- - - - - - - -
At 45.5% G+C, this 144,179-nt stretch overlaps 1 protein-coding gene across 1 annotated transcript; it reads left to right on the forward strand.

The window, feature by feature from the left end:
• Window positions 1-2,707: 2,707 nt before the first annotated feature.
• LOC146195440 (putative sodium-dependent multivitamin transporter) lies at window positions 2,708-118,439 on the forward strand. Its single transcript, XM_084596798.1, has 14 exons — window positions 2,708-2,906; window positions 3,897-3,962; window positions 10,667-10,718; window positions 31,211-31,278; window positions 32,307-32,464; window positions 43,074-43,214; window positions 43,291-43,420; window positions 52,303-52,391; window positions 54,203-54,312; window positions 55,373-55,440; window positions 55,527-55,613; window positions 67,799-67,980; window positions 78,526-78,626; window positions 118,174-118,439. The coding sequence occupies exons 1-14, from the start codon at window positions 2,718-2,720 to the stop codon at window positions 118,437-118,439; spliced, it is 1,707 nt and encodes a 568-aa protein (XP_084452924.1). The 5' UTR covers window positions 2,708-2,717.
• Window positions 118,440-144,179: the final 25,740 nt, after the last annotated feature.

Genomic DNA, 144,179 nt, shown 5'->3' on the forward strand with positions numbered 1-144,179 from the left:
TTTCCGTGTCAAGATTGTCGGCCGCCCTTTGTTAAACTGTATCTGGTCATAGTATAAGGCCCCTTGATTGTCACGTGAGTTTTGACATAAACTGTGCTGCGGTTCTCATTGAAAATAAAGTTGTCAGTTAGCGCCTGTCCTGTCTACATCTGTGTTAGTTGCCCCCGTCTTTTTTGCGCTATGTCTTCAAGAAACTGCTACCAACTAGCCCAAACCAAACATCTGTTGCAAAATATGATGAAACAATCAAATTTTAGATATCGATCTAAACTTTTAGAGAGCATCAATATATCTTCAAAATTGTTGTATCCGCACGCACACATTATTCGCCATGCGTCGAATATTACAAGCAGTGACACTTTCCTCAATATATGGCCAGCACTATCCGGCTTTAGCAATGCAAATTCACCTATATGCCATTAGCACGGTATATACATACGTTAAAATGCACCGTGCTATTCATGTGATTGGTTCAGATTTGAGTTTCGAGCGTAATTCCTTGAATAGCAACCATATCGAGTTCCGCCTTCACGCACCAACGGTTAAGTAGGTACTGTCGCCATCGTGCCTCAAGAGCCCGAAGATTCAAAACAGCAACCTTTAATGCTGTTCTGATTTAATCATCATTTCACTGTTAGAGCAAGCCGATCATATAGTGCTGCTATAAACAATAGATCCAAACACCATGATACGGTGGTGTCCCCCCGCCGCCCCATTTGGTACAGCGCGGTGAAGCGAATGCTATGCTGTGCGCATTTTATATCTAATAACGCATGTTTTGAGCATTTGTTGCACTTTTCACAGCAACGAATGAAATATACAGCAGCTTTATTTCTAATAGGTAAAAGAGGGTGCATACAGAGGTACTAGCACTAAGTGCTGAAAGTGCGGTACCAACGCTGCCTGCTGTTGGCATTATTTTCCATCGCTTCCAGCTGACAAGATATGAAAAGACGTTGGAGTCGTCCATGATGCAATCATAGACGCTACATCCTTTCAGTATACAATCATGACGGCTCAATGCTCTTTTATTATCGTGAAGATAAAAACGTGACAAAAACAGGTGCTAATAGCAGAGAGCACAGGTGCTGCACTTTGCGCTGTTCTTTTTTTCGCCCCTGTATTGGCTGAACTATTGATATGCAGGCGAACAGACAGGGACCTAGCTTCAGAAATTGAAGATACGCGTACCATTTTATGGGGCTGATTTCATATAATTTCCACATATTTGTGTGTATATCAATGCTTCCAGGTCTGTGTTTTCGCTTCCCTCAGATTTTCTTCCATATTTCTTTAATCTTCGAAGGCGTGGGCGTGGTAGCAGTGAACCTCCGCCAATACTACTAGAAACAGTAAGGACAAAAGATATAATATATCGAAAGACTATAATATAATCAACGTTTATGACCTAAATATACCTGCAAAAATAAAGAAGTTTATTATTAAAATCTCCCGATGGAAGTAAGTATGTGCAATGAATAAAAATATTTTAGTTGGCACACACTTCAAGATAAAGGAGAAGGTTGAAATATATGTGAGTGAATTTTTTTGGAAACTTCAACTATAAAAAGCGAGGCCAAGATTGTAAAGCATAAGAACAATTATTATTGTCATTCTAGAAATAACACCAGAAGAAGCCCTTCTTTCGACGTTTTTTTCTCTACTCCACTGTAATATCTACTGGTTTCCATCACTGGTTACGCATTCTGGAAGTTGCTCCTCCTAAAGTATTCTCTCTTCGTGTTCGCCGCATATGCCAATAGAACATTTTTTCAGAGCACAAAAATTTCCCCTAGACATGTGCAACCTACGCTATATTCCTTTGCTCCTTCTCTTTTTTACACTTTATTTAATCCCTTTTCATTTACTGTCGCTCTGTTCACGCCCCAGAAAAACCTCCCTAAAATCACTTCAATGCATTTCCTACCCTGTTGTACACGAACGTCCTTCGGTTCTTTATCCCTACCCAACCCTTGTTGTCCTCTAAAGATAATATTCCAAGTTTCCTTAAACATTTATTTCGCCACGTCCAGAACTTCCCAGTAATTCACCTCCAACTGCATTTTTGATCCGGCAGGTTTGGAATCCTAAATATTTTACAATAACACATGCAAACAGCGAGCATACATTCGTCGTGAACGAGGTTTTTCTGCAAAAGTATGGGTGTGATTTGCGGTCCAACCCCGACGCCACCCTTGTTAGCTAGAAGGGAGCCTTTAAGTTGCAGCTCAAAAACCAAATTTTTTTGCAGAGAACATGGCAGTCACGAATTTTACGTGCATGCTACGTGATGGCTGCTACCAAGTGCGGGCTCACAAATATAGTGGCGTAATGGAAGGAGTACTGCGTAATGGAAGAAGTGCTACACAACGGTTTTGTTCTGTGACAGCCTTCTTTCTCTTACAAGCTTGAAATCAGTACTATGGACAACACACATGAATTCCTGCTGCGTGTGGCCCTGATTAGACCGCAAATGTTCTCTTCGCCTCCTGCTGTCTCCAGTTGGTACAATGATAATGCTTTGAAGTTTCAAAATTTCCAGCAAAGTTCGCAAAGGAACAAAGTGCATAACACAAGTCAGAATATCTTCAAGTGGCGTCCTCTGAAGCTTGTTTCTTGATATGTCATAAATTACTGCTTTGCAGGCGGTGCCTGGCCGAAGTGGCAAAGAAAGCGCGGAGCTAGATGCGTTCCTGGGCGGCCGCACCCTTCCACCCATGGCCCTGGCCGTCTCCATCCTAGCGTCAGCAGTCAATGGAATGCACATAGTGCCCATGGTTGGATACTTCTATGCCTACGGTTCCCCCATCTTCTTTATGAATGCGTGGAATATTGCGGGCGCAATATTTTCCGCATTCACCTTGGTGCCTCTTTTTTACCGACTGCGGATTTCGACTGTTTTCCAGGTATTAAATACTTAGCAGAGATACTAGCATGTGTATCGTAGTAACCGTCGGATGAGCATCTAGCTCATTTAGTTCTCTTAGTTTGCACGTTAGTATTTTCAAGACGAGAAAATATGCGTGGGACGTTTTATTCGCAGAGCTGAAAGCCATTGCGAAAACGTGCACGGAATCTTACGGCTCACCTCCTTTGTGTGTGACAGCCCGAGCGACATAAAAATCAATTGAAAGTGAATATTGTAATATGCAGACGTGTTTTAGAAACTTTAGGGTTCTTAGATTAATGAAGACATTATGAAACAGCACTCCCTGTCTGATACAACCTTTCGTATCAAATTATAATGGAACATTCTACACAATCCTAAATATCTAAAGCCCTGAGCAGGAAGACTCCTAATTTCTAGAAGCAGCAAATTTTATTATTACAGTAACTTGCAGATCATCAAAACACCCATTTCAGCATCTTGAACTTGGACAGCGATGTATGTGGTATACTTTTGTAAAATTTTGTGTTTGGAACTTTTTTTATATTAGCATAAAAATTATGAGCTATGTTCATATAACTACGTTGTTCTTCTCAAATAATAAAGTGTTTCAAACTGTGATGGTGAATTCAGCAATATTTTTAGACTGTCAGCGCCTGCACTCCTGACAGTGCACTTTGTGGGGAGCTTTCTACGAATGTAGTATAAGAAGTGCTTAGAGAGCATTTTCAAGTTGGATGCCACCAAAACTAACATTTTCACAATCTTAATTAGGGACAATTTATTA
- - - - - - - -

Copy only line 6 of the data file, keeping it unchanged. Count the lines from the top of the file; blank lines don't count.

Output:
Genomic DNA, 144,179 nt, shown 5'->3' on the forward strand with positions numbered 1-144,179 from the left: